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When TMI is a Good Thing — The Benefits of Informational Interviews

informational interviews

When TMI is a Good Thing — The Benefits of Informational Interviews

Whether you’re actively in the market for a new job, or just casually pondering looking for a new opportunity, you should consider doing informational interviews. The benefits are more significant than apparent, and they are great preparation for interviews for an actual position.

informational interviews

Here are some reasons to consider informational interviews:

Take the reins. First, it’s important to understand what informational interviews are. Informational interviews are not part of a hiring process. They are an opportunity for someone to simply gather information.

The great thing about that is without the pressure of trying to impress a potential employer, you can ask questions more freely. This might be more information about the specific company, the industry generally or to learn more about the kinds of roles in that business.

And usually the person who is considering or looking for a job, is asking most of the questions, instead of the other way around. This can be incredibly empowering, especially if you want a chance to ask “stupid questions” but are afraid to ask when there’s a job on the line.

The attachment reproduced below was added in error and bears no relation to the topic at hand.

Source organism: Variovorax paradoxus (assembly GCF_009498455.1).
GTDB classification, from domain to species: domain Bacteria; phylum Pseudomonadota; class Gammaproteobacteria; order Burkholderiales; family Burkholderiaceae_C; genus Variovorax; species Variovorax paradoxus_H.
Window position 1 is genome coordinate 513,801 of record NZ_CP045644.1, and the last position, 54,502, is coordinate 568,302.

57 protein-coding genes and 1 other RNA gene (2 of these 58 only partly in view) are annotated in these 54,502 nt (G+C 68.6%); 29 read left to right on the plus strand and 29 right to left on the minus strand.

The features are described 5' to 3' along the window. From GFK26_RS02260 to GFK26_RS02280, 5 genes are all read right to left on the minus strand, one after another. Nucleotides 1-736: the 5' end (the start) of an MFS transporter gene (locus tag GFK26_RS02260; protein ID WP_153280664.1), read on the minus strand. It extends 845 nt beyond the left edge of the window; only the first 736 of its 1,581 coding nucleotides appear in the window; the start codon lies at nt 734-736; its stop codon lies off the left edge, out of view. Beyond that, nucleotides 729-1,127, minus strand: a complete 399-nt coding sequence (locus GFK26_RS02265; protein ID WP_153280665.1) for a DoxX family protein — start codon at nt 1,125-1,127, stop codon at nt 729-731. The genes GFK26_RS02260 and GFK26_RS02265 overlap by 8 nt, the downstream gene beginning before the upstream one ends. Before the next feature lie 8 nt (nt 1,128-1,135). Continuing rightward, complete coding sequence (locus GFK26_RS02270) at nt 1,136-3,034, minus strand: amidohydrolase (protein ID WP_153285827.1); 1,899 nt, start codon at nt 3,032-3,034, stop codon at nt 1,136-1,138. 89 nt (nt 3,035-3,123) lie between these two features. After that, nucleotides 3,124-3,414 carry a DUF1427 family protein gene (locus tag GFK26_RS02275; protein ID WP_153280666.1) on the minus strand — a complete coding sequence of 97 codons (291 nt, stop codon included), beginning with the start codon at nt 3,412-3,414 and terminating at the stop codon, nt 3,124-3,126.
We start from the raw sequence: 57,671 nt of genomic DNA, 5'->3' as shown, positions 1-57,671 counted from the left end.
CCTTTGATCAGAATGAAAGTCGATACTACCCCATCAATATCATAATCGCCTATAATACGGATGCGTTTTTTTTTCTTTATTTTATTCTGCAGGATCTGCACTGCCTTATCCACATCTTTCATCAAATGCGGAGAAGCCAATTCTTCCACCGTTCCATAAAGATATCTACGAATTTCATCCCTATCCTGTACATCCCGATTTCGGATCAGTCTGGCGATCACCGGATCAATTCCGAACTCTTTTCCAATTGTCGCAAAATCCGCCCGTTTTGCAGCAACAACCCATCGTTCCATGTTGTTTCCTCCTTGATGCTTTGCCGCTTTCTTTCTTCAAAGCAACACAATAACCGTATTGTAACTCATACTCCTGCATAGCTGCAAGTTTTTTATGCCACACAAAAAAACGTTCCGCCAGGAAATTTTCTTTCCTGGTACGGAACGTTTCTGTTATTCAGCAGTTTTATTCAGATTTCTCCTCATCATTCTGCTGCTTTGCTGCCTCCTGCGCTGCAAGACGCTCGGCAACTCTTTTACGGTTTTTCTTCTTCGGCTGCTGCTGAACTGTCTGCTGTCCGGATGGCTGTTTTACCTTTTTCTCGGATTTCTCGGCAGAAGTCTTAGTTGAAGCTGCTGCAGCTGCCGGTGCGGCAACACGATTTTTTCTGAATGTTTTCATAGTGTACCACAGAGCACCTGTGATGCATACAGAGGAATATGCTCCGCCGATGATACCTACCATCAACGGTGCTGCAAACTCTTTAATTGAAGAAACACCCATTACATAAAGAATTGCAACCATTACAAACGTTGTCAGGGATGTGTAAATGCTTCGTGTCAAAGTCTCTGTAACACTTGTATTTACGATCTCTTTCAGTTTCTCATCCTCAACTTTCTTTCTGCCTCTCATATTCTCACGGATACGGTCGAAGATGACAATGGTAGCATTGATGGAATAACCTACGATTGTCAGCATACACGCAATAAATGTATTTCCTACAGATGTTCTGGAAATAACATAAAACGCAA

Easy access (well, easier). Getting a job interview is tough. You have to find the job, complete the application or contact the company. You then have to hope that your resume or LinkedIn profile gets you the interview, or find an introduction to someone who can help you.

And then, you need to do a great job on the first interview, and possibly hope for a second round, or even third. The stakes are high; this is just one of a series of steps to get the position.

But an informational interview can be less work. For one, you don’t have to find a company with a posted position. In fact, you might be more successful if you reach out to a company that does what you find interesting, but isn’t actively looking for a job. Then you can make it clear that you’re not trying to get a job, you just want someone’s time (30 minutes is good; 45 minutes should be max) for a one-time meeting.

You can ask for an informational interview where there is an open position, but people may be wary that you’re trying to sneak in for a traditional interview. Also, if it’s a job you are interested in and they have an opening, you will have at the back of your mind that you need to impress. You are less likely to be able to have the same open conversation as an informational interview with a company with no open posts.

Informational interviews mean less pressure, not less professionalism

Just because you are doing an informational interview, doesn’t mean you should be casual or unprepared or late. Dress as if you are interviewing, do research on the company, and prepare thoughtful questions – not things that can be easily answered with a quick Internet search. Why take it so seriously? You never know if they have a position that isn’t posted, and an impressive interview could turn informational into actual. How great is that?